Young carers

You may be among the estimated hundreds of thousands of young carers in the UK – girls and boys under 18 who look after members of their family who are ill, disabled, have mental health problems or are misusing drugs or alcohol.

You may be doing the family’s cooking, shopping or cleaning, or providing personal or nursing care to your parents or siblings; and you will probably be having to provide lots of emotional support as well.

However much you love your family, being a young carer can be hard. It takes time and energy at a time when you have lots of other things to cope with, and your relatives in need may not always be the easiest people to deal with. It’s important that you have someone to talk to and to share any concerns with. Make sure you look after yourself as well as you can, and make sure you get all the help you can from:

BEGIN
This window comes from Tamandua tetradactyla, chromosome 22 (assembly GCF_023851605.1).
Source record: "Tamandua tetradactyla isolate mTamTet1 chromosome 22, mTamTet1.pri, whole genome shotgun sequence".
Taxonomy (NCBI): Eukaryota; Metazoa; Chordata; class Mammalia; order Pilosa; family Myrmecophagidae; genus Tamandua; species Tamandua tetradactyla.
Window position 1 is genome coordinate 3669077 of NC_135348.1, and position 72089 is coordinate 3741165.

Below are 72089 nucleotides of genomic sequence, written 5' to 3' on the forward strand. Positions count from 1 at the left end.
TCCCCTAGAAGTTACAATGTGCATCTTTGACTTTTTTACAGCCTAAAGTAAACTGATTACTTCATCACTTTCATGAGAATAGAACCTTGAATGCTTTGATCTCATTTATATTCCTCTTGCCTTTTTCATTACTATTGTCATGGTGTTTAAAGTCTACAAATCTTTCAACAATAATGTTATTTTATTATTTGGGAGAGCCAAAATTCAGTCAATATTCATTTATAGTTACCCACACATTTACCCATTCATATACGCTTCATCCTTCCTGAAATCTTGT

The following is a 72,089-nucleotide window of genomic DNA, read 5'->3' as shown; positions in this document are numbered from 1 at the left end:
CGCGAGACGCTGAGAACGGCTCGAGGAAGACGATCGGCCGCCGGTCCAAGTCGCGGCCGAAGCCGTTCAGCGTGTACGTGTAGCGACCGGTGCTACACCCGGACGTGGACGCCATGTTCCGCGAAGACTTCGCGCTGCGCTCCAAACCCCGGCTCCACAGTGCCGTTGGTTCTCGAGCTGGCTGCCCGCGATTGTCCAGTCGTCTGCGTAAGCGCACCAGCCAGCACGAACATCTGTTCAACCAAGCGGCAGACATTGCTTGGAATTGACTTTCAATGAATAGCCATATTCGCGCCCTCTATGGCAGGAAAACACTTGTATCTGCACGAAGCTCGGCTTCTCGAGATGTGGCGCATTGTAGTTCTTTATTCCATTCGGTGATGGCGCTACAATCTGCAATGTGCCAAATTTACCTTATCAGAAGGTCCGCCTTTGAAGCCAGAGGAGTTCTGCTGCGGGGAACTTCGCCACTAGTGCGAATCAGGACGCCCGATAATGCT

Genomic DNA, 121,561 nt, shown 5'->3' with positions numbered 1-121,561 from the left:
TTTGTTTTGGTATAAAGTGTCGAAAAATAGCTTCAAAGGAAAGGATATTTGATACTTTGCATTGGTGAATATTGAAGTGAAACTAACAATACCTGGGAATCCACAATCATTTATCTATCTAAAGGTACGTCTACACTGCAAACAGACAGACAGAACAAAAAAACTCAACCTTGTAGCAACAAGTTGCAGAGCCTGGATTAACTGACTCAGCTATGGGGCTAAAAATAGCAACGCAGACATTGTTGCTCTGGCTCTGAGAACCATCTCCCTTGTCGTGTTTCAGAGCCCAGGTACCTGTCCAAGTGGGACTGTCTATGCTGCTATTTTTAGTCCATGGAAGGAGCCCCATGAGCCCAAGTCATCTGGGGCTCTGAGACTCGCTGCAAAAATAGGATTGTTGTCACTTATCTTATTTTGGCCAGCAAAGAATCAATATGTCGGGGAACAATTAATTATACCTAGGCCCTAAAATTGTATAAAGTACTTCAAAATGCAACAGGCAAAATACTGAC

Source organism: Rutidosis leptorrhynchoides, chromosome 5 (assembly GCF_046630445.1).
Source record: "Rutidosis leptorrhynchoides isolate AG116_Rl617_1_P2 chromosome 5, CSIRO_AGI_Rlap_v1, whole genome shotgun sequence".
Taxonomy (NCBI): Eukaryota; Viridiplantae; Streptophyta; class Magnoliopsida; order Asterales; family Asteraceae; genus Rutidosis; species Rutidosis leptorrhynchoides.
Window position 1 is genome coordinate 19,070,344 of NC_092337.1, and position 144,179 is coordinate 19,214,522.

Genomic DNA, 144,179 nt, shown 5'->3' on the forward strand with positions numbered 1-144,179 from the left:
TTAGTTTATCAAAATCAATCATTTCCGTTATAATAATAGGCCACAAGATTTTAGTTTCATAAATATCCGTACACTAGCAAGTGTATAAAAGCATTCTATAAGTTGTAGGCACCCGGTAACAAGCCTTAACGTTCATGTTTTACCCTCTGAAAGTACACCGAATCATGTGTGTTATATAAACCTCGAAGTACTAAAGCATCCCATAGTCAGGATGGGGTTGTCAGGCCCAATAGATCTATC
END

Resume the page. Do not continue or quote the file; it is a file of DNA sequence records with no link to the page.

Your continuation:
• your local authority who are now required by law to carry out a young carers needs assessment, if requested (find your local authority here)
  • teachers and support staff at school who can help if you are struggling to juggle your schoolwork with your responsibilities at home. You might worry about telling your school but it is important that they understand your personal circumstances
  • your local carers’ support centre or project – try searching here  or here
  • online resources such as Childline (who are also available by phone 24 hours a day if you need to talk – 0800 1111)

You may find that some people at school or college might become jealous because they think you are receiving ‘special treatment’ as a young carer. You might hear nasty comments or even be bullied. To help you cope with this sort of behaviour, have a look at our pages on:

Friends (and non-friends)
Think about your future
Coping with everyday school life

You might also be interested in our other pages on families:

Good relationships with families of all kinds

and our pages on rights to healthcare and social security:

Your rights to healthcare and social security

and our pages on mental health and wellbeing:

Looking after your mind
Look after your mind